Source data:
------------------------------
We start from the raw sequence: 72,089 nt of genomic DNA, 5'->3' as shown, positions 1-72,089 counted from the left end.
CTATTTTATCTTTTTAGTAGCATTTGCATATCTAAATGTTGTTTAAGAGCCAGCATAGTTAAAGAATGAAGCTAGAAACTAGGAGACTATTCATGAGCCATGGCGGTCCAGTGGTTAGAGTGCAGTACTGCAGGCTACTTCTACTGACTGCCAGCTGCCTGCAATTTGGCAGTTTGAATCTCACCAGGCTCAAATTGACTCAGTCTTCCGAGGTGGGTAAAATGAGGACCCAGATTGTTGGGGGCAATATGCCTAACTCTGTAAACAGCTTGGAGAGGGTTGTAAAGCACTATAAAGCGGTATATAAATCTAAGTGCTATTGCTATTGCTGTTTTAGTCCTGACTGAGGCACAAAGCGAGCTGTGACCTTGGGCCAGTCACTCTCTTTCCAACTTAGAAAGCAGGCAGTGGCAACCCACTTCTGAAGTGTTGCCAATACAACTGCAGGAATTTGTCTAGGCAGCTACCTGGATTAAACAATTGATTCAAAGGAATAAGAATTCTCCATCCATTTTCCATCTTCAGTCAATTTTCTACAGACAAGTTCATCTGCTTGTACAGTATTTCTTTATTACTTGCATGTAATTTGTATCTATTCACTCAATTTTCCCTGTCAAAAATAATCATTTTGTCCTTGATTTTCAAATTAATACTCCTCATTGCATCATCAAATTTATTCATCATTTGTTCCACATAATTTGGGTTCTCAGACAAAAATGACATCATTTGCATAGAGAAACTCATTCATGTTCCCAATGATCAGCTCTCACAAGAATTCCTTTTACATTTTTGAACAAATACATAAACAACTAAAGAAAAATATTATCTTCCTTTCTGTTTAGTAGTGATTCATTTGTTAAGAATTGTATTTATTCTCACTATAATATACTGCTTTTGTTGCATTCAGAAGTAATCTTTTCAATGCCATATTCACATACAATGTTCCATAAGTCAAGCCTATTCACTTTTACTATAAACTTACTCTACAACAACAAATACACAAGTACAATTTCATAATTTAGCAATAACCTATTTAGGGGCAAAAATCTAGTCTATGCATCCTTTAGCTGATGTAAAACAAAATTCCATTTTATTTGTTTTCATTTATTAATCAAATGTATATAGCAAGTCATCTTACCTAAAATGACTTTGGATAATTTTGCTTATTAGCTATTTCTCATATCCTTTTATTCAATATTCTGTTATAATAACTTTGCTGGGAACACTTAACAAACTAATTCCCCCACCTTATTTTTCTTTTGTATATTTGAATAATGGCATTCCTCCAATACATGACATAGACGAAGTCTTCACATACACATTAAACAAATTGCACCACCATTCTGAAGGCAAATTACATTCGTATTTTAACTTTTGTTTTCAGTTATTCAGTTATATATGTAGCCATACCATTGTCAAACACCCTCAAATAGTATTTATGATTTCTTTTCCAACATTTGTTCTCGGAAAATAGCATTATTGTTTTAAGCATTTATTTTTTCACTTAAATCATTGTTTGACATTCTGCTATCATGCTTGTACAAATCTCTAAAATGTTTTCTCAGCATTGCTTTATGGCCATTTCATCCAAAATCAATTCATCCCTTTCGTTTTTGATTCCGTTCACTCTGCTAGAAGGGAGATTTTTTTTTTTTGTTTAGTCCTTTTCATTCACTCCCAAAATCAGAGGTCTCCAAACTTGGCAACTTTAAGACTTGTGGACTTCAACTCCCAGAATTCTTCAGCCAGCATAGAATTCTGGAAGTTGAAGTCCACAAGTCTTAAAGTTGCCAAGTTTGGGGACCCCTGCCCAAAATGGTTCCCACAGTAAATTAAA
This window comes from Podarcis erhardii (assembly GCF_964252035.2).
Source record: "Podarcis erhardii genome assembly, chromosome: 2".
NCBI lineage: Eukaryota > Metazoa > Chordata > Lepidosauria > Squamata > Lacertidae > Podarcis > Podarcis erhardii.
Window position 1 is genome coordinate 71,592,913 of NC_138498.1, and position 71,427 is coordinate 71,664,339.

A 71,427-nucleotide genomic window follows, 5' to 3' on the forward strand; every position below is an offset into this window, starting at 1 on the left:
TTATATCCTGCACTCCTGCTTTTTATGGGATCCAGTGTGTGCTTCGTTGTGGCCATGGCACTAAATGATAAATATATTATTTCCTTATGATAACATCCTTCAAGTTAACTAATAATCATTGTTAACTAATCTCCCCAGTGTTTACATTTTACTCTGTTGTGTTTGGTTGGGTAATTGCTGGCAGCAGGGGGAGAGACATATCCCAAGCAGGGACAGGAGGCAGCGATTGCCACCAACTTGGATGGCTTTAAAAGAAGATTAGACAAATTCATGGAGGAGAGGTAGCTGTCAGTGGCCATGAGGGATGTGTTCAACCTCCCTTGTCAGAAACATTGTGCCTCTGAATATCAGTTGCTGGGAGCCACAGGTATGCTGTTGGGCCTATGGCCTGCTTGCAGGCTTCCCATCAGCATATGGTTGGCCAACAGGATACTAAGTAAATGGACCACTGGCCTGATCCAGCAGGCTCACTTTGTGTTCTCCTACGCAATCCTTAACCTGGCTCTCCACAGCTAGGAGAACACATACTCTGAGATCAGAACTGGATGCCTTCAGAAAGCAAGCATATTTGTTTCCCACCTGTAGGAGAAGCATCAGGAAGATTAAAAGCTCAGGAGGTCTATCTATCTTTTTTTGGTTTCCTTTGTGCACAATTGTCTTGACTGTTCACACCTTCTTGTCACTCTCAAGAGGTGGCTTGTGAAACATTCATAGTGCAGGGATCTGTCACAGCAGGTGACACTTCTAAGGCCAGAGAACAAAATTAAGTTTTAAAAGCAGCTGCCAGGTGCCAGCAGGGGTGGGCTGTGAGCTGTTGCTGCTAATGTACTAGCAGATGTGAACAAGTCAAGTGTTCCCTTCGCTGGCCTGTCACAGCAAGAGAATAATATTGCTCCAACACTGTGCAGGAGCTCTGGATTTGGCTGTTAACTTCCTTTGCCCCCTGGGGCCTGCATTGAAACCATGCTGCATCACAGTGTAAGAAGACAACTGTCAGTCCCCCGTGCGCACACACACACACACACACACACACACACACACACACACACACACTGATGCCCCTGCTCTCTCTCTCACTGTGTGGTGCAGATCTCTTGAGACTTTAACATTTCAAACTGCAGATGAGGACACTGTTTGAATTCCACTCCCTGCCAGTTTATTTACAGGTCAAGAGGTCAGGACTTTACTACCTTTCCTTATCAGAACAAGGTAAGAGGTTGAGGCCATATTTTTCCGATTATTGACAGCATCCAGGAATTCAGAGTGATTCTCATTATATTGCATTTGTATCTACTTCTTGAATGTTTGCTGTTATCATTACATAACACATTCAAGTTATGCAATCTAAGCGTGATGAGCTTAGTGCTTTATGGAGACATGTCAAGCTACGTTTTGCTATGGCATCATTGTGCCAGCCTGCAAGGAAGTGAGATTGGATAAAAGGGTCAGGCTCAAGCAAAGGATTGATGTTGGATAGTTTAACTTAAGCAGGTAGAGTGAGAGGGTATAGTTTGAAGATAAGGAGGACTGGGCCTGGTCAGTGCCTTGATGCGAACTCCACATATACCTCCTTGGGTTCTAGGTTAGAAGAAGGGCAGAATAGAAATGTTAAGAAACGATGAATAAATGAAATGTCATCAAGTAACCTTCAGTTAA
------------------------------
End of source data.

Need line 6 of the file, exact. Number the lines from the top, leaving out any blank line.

Window position 1 is genome coordinate 71,592,913 of NC_138498.1, and position 71,427 is coordinate 71,664,339.